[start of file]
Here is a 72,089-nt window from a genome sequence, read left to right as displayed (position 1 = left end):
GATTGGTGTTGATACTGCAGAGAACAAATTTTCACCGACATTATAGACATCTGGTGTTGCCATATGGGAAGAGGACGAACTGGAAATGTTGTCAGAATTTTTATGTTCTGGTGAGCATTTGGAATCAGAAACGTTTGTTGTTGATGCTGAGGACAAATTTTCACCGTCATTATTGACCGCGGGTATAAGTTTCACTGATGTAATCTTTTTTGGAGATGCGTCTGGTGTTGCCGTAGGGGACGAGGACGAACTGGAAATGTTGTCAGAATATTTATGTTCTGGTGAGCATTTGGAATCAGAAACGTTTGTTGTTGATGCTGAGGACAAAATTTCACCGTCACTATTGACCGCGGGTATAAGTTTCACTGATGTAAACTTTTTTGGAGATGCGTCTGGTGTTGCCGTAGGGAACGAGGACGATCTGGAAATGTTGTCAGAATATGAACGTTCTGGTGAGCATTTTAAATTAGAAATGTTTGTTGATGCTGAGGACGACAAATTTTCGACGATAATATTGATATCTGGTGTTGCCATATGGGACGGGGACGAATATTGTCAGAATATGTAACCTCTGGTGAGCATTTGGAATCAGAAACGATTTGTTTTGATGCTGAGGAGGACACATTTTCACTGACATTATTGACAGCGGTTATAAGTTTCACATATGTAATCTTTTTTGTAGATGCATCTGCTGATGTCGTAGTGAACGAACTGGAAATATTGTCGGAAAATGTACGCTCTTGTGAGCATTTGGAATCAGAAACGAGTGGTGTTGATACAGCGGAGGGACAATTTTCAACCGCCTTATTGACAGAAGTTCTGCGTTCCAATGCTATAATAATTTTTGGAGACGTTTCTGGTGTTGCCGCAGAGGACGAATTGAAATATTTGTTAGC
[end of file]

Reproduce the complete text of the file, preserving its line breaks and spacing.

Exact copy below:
Here is a 72,089-nt window from a genome sequence, read left to right as displayed (position 1 = left end):
GATTGGTGTTGATACTGCAGAGAACAAATTTTCACCGACATTATAGACATCTGGTGTTGCCATATGGGAAGAGGACGAACTGGAAATGTTGTCAGAATTTTTATGTTCTGGTGAGCATTTGGAATCAGAAACGTTTGTTGTTGATGCTGAGGACAAATTTTCACCGTCATTATTGACCGCGGGTATAAGTTTCACTGATGTAATCTTTTTTGGAGATGCGTCTGGTGTTGCCGTAGGGGACGAGGACGAACTGGAAATGTTGTCAGAATATTTATGTTCTGGTGAGCATTTGGAATCAGAAACGTTTGTTGTTGATGCTGAGGACAAAATTTCACCGTCACTATTGACCGCGGGTATAAGTTTCACTGATGTAAACTTTTTTGGAGATGCGTCTGGTGTTGCCGTAGGGAACGAGGACGATCTGGAAATGTTGTCAGAATATGAACGTTCTGGTGAGCATTTTAAATTAGAAATGTTTGTTGATGCTGAGGACGACAAATTTTCGACGATAATATTGATATCTGGTGTTGCCATATGGGACGGGGACGAATATTGTCAGAATATGTAACCTCTGGTGAGCATTTGGAATCAGAAACGATTTGTTTTGATGCTGAGGAGGACACATTTTCACTGACATTATTGACAGCGGTTATAAGTTTCACATATGTAATCTTTTTTGTAGATGCATCTGCTGATGTCGTAGTGAACGAACTGGAAATATTGTCGGAAAATGTACGCTCTTGTGAGCATTTGGAATCAGAAACGAGTGGTGTTGATACAGCGGAGGGACAATTTTCAACCGCCTTATTGACAGAAGTTCTGCGTTCCAATGCTATAATAATTTTTGGAGACGTTTCTGGTGTTGCCGCAGAGGACGAATTGAAATATTTGTTAGC